Behind the station, on Main Street, stood Harry's house, and across the street stood ours.  I was about three or four years old when I first dared to cross the street and explore the gas station, and there I discovered Harry.  Crossing Main Street was not as dangerous as it might sound.  For one thing, it had long since ceased to be the real main street and it had very little traffic.  But mainly, somehow Harry always managed to be outside when I wanted to cross and he always kept an eye on me, something like a guardian angel.

 

Harry had infinite time for a boy, and an infinite number of smiles.  And an infinite supply of candies and cold drinks, too.  My father, you see, was a rural mail carrier, and he burned a tank of gas every day driving his route.  He charged gas at Harry's station and paid for it on payday.  Being the bright lad I was, it did not take me long to learn that I could have any candy or drink I wanted if I said, "Just put it on the gas."  And so the station became one of the places where I spent a substantial amount of time.  Not, you understand, always eating candy.  Much time was spent talking to Harry, and listening to everything he had to say.

 

I visited the station frequently over a period of a couple of years.  And then one day when I went to visit, Harry was not there.  Nor was Irene.  Mr Layne, their hired man, had the station all alone.

 

That night my mother told me: Harry had cancer of the stomach, and he would not live much longer.

 

And indeed it was not long until she told me again: Harry is dead.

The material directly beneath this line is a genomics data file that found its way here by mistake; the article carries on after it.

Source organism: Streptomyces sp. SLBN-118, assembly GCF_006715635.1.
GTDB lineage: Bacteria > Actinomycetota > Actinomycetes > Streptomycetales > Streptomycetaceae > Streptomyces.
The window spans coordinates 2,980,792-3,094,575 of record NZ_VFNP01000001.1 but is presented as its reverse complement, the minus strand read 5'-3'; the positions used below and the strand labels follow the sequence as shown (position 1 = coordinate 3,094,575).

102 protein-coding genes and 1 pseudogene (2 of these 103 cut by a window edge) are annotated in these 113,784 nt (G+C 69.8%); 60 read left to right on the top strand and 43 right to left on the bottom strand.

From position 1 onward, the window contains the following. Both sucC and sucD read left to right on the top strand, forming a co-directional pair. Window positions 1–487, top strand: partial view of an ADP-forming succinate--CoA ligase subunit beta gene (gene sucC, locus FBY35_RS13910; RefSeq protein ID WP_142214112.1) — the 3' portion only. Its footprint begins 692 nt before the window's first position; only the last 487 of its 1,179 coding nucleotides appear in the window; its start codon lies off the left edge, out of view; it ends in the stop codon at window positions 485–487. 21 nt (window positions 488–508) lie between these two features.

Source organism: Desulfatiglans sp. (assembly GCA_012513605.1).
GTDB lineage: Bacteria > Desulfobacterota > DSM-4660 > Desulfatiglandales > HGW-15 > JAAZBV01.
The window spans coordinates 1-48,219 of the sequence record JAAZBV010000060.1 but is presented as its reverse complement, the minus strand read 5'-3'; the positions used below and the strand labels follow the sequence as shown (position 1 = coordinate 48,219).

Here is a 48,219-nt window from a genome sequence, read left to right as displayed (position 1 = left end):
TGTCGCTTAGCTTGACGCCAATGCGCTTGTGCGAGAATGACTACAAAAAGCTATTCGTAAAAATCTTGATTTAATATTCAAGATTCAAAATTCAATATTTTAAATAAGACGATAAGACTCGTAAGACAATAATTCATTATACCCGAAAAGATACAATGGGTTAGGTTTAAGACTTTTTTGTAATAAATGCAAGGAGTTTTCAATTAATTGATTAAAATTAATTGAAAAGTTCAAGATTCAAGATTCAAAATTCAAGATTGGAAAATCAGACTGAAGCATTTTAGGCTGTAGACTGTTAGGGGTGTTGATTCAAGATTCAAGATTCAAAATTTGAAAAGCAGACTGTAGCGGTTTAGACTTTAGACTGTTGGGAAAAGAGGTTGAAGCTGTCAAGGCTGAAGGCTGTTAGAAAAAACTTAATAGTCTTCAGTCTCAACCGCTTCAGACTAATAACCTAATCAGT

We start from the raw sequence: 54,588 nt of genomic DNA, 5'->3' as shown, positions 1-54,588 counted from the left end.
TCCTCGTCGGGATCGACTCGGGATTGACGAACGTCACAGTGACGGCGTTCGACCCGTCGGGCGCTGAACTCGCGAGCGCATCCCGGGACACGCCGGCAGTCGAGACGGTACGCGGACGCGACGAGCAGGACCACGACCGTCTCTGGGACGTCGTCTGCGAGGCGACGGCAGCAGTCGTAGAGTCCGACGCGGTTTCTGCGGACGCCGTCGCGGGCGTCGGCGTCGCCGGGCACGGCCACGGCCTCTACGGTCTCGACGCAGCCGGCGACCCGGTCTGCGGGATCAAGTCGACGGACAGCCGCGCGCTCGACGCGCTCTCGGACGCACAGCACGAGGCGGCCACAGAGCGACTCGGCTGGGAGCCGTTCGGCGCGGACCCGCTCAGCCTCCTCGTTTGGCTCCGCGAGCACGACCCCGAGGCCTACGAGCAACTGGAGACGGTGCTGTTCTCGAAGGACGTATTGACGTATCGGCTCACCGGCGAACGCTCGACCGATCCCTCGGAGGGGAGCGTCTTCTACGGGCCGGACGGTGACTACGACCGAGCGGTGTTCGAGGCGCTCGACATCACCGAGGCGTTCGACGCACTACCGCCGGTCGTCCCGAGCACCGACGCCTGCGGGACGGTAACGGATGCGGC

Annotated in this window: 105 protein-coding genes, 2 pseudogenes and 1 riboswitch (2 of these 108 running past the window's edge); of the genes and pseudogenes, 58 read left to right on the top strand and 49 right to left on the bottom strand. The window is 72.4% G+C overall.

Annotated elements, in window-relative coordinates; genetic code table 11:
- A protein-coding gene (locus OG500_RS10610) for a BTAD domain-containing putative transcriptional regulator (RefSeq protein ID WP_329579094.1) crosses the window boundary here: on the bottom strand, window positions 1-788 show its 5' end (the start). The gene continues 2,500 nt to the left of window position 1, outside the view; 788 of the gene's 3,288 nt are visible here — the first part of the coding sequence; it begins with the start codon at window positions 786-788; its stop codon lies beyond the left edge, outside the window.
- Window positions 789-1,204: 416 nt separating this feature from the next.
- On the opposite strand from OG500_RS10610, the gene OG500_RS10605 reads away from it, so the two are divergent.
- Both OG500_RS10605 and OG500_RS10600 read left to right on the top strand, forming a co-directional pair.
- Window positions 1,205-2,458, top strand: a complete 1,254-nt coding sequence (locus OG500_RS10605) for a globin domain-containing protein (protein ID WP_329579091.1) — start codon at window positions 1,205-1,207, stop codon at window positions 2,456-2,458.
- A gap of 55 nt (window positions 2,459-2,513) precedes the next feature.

That afternoon Mother gave me my Sunday clothes to put on, and in the evening we walked across the street to Harry's house.

 

In the front room, in the midst of a press of people and flowers, there was a metal coffin.  We walked up to the coffin and Mother said, "There's Harry."

 

There was Harry.  He had on his own Sunday clothes, which I had never seen him wear.  He had no hat, and no leather jacket.  He was still.  He did not speak.  He did not smile.

 

*     *     *

 

Irene and Mr Layne continued to operate the station for many more years.  A new room was built onto one side and stocked with a variety of grocery items.  On the other side Mr Layne dug a pit for a grease rack, and after some years of saving, Irene was finally able to buy it for him.  A third pump was put in when Esso developed a third grade of gasoline.  And I continued to buy candy and drinks, and to say "Just put it on the gas."

 

In time we moved away, and in time Irene and Mr Layne passed away.  Someone else took over the station.  Around 1988 or so the station's little gas tanks were condemned and plugged with concrete, though a mechanic continued to work there.  A few years later he too passed on, and the station was torn down.

 

As I write, nothing has been built on the corner where Harry's station stood.  There is just an empty place there.

 

Nor has anything been built in my heart where Harry stood.  Harry loved me, and I loved him.  He was the first love I lost to death.  Nothing took his place in my heart.  There is just an empty place there.

 

con amor,

vuestro 'Buelo

 

 

© 2000 Joseph Mansfield

2000.06.22 written

2001.04.22 modified

2006.03.02 posted

 

There is a comment on this story in "Letters to grandboys".